Saturday, July 22, 2017

#291

Questions:
Will beginning each part of my book with a stanza be a total turn-off for agents? Not including it in a response to a request for pages would be dishonest; but I realize the only other creatures in the sea who share my love of poetry might be cryptozoological.

Is including supplementary/reference material at the end of a manuscript frowned upon? (Not as extreme as Operation Red Jericho)

Dearest Carcharodon Inquiro,
Filo is a glitch in a centuries-old U.N. plan. The Academy was designed to admit one child from each family. There shouldn’t have been any siblings. Filo and his brother must decide which of them is to attend and which must stay behind. When another child fails to show on Collection day, Filo secretly takes Silas’ place. He thinks he is merely an imposter protecting his frightened friend. He is trying to fit into a hole he was not designed for.


This is a hot mess of backstory and explanation. SIMPLIFY! I should be able to read this paragraph straight through without pausing to think "huh??" and at the end know what problem the main character faces. Yes, it's really hard to get it right.  It helps to prune out everything that doesn't matter, AND go in chronological order.

Filo is a glitch in a centuries-old U.N. plan.
The Academy was designed to admit one child from each family.
The Academy admits one child from each family.
There shouldn’t have been any siblings.
Filo and his brother must decide which of them is to attend and which must stay behind.
When another child fails to show on Collection day, Filo secretly takes Silas’ place.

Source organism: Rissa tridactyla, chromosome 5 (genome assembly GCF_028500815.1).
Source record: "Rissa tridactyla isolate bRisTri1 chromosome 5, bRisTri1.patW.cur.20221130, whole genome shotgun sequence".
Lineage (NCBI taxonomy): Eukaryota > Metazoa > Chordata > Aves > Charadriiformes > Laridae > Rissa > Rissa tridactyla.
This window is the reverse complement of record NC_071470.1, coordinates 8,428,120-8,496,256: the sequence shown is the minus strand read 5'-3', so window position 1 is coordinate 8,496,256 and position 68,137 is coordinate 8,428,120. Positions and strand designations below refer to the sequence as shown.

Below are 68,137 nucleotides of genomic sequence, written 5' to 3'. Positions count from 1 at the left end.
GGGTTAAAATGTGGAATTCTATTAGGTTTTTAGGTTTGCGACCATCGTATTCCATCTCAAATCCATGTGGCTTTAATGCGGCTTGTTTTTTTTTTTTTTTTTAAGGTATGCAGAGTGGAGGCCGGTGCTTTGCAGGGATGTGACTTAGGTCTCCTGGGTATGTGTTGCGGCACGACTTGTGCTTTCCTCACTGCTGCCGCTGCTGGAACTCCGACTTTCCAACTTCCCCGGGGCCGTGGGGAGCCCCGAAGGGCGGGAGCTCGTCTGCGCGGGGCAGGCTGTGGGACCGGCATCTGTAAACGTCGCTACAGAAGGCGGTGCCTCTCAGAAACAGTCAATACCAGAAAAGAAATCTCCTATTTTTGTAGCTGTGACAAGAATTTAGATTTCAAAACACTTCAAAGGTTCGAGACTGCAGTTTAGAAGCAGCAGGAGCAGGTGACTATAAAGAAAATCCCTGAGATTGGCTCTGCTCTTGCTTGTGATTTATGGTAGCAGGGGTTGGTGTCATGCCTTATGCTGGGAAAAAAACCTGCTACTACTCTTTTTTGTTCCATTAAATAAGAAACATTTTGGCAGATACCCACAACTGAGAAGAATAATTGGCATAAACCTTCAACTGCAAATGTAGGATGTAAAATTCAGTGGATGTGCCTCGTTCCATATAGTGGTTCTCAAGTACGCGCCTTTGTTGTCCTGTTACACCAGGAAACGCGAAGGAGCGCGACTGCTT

(I'm assuming that Filo's brother is NOT Silas' but that is not clear here at all.)

He thinks he is merely an imposter protecting his frightened friend.
He is trying to fit into a hole he was not designed for.
But: he's not. And this is where the query goes flat. If he's not just an imposter, what is he?

At the Advancement Academy, 21 students are instructed in the ways of an ideal Humanity. A perfected gene-pool, crafted ethics, and dogged morals. Their charter from the United Nations is to restore mankind to a better state.

Eleven years later, all Filo wants is to complete his training unnoticed. To maintain calm and order. A resurgence of suppressed memories and the appearance of Silas dissolve this balance and bring Filo under the microscope. He can either escape the compound with Silas or stay and let the Academy run its course. Escape would jeopardize not only the success of his fellows, but the entire species. If he stays, he might be collateral damage.


And here's where I've stopped reading. That entire first paragraph is now backstory. It's clear the main part of the plot takes place here, eleven years later. And what you've written is too abstract to be interesting. I'm confused about who Silas is, I have no idea what happened to his brother, and I thought "The Academy" was an institution not something like a disease.

Then there’s the matter of being an asexual male charged with repopulating the planet.

Huh? Where the everloving holy moly did that come from?


INITUS is 47,000 words of young adult fiction and deals with the paradoxes of ethics and diversity from the revolving viewpoints of Filo, his brother, their co-conspiring classmates, and Silas. INITUS is GENESIS with a human instigator -- a real-life macrocosmic ‘Take Two’.

I don't understand any of that. 

And there's no way you can write any kind of complex world-building-required fantasy in 47,000 words. You'll need twice that.

Thank you for your time and consideration!

As to your questions: